|The Tom Bearden
|Subject: Using static voltage
source to power a circuit freely
Date: Sun, 14 Oct 2007 11:21:20 -0500
Yes, static electricity can indeed be used to freely power things, without ever draining the primary “static voltage” source. One pays a tiny bit of switching costs, and that’s it.
The electrostatic scalar potential (“voltage”) decomposes into bidirectional EM longitudinal waves, per Whittaker’s well-known paper in 1903. So a “static field” or “static potential” is actually a nonequilibrium steady state system of ongoing real EM energy flows.
Hence if you set a “static voltage” on the middle of a real transmission line, the “static voltage” takes off like gangbusters by flowing in both directions nearly at light speed, potentializing the line along both directions. If the static voltage were truly “static”, it could not even move.
If we go to the long-missing asymmetric Maxwellian systems (which by direction of J. P. Morgan were arbitrarily discarded by Lorentz by his symmetrizing the Heaviside equations in 1892), then we can indeed use “static” voltage to potentialize and power a circuit.
Here’s one way.
Connect a source of static voltage (electrostatic scalar potential or ESP for short) to an external circuit momentarily, while the electrons in the external circuit are deliberately pinned and cannot flow as current. The ESP will flow onto the external circuit, potentializing it, but there will be zero current flow because d/dt = 0 momentarily due to the pinning. (Actually, this flow of ESP changes and potentializes the local vacuum in which the external circuit is embedded, thereby also changing the ongoing interaction between that local vacuum and every one of those pinned charges q in the external circuit). So real potential EM energy is now “stored in the potentialized external circuit – actually, stored in the altered local vacuum but without current or work being yet done).
Now – with the charges q still pinned but with the external circuit potentialized – just switch away the external source of static voltage. At that gap in the external circuit, complete the circuit again with a resistor and diode in series (the diode is oriented in the direction that current will normally “want” to flow once the pinning of the charges is released). The diode must be oriented properly so that the “closed current loop” is established in one rotational direction.
Then the pinning dies away, so that the electrons can now move and dq/dt current appears in the separated and re-completed external circuit. This NEW and already freely potentialized circuit will now discharge that freely collected potential energy, to power its losses and its loads. The real power developed in the resistor, e.g., can be directly measured.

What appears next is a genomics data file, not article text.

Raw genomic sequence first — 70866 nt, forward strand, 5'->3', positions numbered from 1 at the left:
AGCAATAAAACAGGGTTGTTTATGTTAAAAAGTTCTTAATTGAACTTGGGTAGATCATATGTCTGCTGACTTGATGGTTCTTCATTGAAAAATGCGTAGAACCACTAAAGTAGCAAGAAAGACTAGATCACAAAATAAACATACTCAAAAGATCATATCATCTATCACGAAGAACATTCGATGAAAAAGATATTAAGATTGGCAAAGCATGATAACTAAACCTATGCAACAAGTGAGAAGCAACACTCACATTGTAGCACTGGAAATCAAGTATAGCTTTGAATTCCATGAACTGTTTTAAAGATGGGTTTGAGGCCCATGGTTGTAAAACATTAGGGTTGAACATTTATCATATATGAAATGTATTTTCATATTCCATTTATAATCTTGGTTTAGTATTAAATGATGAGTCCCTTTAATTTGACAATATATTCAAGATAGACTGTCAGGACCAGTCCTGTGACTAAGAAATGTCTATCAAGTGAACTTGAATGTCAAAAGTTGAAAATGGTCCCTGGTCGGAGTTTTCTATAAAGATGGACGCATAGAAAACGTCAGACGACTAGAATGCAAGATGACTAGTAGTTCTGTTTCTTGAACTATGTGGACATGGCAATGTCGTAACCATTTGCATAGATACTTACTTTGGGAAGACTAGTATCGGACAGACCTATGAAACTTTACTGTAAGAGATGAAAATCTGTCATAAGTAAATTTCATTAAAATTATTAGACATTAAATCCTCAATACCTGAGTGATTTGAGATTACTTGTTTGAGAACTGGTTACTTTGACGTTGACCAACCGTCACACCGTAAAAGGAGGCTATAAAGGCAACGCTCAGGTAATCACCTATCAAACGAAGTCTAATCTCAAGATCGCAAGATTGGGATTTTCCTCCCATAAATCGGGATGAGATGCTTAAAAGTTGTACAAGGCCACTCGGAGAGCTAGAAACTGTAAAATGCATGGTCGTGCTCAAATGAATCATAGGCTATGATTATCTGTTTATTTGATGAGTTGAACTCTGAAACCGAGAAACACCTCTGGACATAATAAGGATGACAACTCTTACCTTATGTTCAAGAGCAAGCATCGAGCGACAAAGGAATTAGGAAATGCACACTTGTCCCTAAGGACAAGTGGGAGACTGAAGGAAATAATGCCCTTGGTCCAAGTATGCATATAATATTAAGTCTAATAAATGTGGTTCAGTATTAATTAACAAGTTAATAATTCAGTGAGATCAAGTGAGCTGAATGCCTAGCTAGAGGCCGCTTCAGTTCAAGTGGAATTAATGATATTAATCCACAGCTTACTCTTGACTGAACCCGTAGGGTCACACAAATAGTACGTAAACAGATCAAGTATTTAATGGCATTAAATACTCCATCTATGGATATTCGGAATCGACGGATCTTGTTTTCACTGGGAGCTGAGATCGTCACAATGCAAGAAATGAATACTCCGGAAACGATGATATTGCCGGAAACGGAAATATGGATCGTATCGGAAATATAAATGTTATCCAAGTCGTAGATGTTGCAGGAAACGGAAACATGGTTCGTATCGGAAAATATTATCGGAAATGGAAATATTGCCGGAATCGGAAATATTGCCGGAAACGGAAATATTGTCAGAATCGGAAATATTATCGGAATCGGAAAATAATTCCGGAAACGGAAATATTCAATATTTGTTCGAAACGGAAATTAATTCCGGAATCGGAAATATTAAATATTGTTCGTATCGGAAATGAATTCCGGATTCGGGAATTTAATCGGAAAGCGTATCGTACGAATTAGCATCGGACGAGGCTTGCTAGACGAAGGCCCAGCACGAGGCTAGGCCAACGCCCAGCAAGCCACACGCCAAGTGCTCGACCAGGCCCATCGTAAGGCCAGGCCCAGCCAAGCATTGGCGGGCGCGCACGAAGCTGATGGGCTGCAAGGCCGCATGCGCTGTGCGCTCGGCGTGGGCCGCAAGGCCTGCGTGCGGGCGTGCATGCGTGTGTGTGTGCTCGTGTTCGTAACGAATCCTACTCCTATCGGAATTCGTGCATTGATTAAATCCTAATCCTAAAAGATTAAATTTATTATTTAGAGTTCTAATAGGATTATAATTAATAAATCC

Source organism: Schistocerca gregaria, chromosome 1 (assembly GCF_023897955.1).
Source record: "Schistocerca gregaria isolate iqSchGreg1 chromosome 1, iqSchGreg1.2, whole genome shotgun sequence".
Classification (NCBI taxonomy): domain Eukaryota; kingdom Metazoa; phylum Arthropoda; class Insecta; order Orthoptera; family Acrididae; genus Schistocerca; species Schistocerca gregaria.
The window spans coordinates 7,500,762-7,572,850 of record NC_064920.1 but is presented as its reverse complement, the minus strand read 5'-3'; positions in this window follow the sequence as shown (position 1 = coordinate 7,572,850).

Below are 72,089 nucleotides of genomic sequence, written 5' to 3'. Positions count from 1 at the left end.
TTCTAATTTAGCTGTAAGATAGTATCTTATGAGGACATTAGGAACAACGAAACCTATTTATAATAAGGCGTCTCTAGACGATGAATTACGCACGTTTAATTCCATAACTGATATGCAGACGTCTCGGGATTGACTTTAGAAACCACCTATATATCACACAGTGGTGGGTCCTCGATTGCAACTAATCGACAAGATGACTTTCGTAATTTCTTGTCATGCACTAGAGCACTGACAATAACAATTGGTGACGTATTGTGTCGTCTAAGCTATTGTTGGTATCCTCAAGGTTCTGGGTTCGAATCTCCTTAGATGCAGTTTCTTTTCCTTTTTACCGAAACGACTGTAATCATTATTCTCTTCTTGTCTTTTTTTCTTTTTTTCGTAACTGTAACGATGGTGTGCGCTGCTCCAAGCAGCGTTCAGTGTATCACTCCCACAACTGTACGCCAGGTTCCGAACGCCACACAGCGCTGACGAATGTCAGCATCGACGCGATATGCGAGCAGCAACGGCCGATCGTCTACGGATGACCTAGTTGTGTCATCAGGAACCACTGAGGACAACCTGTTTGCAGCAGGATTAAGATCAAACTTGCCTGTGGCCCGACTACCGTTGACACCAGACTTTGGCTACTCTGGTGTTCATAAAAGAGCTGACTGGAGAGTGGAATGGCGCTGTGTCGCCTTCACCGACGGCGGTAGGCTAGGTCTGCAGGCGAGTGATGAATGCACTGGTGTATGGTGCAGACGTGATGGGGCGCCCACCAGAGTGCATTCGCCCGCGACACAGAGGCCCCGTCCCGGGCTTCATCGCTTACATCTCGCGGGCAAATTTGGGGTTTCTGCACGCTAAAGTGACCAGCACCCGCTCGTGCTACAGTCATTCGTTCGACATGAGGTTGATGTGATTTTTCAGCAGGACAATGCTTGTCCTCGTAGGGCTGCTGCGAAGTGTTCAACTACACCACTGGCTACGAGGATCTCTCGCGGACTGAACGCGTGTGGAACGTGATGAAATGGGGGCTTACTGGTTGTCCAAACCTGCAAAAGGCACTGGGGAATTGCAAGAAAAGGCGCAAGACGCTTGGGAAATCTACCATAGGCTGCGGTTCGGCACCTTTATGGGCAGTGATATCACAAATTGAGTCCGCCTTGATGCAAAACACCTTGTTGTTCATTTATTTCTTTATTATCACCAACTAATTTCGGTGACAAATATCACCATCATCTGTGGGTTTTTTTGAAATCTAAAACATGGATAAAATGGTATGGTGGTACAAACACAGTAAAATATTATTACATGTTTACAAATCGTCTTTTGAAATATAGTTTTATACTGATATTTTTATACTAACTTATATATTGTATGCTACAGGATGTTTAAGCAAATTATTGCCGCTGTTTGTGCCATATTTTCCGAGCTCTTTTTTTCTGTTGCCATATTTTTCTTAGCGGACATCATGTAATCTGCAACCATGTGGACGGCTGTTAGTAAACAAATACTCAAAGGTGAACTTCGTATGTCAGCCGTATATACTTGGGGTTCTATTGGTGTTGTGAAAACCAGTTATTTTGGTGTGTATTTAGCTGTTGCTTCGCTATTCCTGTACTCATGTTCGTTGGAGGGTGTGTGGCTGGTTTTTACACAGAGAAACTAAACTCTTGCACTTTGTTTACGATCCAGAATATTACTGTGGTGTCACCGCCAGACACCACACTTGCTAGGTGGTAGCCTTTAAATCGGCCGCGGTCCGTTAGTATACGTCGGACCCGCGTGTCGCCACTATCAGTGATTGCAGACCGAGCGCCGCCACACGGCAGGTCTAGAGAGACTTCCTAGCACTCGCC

So in this “new” external (now symmetrized!) circuit that is now unpinned, half the previously collected free potential energy will be dissipated to power the loads and losses (against the forward mmf) and the other half will be dissipated to kill the source dipolarity (where the interaction from the local excited vacuum with the broken symmetry of the dipolarity is actually extracting the EM energy from the vacuum).
So some “free power in the load” will be generated, as the circuit decays and discharges its freely collected potential energy.
Then one disconnects the resistor and diode, reconnects the external circuit to the original static voltage source, repotentializes the external circuit with charges pinned, separates the source and recompletes the external circuit, and iterates the process again. And again. And again.
We have described the operation of an asymmetric system – the kind of Maxwellian systems that Lorentz arbitrarily discarded and that electrical engineering still arbitrarily discards today. Simply check Maxwell’s original theory – 20 quaternion-like equations in 20 unknowns, and it contains both symmetric and asymmetric systems.
Any system that receives and uses excess energy from its local vacuum is a priori an asymmetric system, because it must have and use more forward mmf than the primary source back mmf.
The example given was simply to disconnect the external source while the circuit is still “pinned”, prior to any current being rammed forcibly back through the back emf of the primary source.
This example could be simulated on a good simulation, to show that it indeed will work as advertised.
To get the pinning (of up to a microsecond, e.g.), one could use the primary conductors in the external circuit made of 2% iron doped in 98% aluminum. Such an alloy can be made in a metallurgical lab, in an inert atmosphere.
There are also other ways to do the pinning that sophisticated circuit people already know, and that can be used. The problem has been that the primary circuit people who do and use pinning, also do not remove the primary source.
The “secret” is potentialize statically with the primary static source connected, then dissipate dynamically with the primary static source disconnected and the external circuit re-completed.
Very best wishes,